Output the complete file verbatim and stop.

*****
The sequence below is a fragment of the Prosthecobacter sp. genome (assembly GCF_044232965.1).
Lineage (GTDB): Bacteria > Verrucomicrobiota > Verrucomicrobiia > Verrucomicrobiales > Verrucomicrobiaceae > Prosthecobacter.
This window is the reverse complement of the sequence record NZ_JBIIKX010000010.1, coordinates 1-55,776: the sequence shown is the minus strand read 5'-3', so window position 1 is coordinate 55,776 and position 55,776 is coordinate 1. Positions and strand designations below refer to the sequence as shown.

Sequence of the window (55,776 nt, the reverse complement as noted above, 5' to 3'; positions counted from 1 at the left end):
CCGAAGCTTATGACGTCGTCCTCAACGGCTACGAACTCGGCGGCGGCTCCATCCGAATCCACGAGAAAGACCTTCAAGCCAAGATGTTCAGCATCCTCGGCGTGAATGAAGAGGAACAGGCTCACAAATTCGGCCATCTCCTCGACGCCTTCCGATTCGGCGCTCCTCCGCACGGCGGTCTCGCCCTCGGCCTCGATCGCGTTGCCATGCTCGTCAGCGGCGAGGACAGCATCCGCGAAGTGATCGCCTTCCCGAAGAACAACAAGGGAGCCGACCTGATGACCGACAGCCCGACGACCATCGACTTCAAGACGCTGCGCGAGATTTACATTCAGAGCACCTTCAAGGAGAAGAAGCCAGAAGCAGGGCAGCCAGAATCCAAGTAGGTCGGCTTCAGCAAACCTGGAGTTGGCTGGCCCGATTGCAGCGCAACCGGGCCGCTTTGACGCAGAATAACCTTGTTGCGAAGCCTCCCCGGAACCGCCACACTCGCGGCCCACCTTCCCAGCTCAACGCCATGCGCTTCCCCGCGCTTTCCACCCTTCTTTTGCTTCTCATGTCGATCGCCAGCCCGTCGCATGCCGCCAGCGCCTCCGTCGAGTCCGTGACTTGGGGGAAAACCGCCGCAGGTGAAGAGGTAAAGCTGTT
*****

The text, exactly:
The sequence below is a fragment of the Prosthecobacter sp. genome (assembly GCF_044232965.1).
Lineage (GTDB): Bacteria > Verrucomicrobiota > Verrucomicrobiia > Verrucomicrobiales > Verrucomicrobiaceae > Prosthecobacter.
This window is the reverse complement of the sequence record NZ_JBIIKX010000010.1, coordinates 1-55,776: the sequence shown is the minus strand read 5'-3', so window position 1 is coordinate 55,776 and position 55,776 is coordinate 1. Positions and strand designations below refer to the sequence as shown.

Sequence of the window (55,776 nt, the reverse complement as noted above, 5' to 3'; positions counted from 1 at the left end):
CCGAAGCTTATGACGTCGTCCTCAACGGCTACGAACTCGGCGGCGGCTCCATCCGAATCCACGAGAAAGACCTTCAAGCCAAGATGTTCAGCATCCTCGGCGTGAATGAAGAGGAACAGGCTCACAAATTCGGCCATCTCCTCGACGCCTTCCGATTCGGCGCTCCTCCGCACGGCGGTCTCGCCCTCGGCCTCGATCGCGTTGCCATGCTCGTCAGCGGCGAGGACAGCATCCGCGAAGTGATCGCCTTCCCGAAGAACAACAAGGGAGCCGACCTGATGACCGACAGCCCGACGACCATCGACTTCAAGACGCTGCGCGAGATTTACATTCAGAGCACCTTCAAGGAGAAGAAGCCAGAAGCAGGGCAGCCAGAATCCAAGTAGGTCGGCTTCAGCAAACCTGGAGTTGGCTGGCCCGATTGCAGCGCAACCGGGCCGCTTTGACGCAGAATAACCTTGTTGCGAAGCCTCCCCGGAACCGCCACACTCGCGGCCCACCTTCCCAGCTCAACGCCATGCGCTTCCCCGCGCTTTCCACCCTTCTTTTGCTTCTCATGTCGATCGCCAGCCCGTCGCATGCCGCCAGCGCCTCCGTCGAGTCCGTGACTTGGGGGAAAACCGCCGCAGGTGAAGAGGTAAAGCTGTT